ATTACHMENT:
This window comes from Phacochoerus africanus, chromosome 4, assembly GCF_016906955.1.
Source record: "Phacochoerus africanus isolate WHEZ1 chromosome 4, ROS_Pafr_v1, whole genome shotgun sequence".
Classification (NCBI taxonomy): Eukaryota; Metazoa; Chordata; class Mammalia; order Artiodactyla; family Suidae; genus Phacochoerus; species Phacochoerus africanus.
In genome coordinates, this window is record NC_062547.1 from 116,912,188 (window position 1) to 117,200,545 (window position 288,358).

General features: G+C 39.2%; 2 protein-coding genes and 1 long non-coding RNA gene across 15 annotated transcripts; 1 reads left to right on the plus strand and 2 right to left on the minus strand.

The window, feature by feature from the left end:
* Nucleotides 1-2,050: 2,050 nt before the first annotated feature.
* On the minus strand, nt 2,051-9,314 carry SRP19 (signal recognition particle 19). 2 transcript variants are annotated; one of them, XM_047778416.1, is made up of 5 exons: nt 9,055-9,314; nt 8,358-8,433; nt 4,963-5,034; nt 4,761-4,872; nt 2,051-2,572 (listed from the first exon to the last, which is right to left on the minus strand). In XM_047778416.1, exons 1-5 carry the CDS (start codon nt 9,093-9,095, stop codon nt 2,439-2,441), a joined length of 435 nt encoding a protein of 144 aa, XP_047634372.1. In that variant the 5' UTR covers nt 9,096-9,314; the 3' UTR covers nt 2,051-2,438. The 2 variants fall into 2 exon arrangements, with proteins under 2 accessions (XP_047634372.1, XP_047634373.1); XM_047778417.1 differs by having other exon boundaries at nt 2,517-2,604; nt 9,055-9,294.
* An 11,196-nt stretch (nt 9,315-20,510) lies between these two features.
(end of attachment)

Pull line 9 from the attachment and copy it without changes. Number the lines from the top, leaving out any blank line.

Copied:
* An 11,196-nt stretch (nt 9,315-20,510) lies between these two features.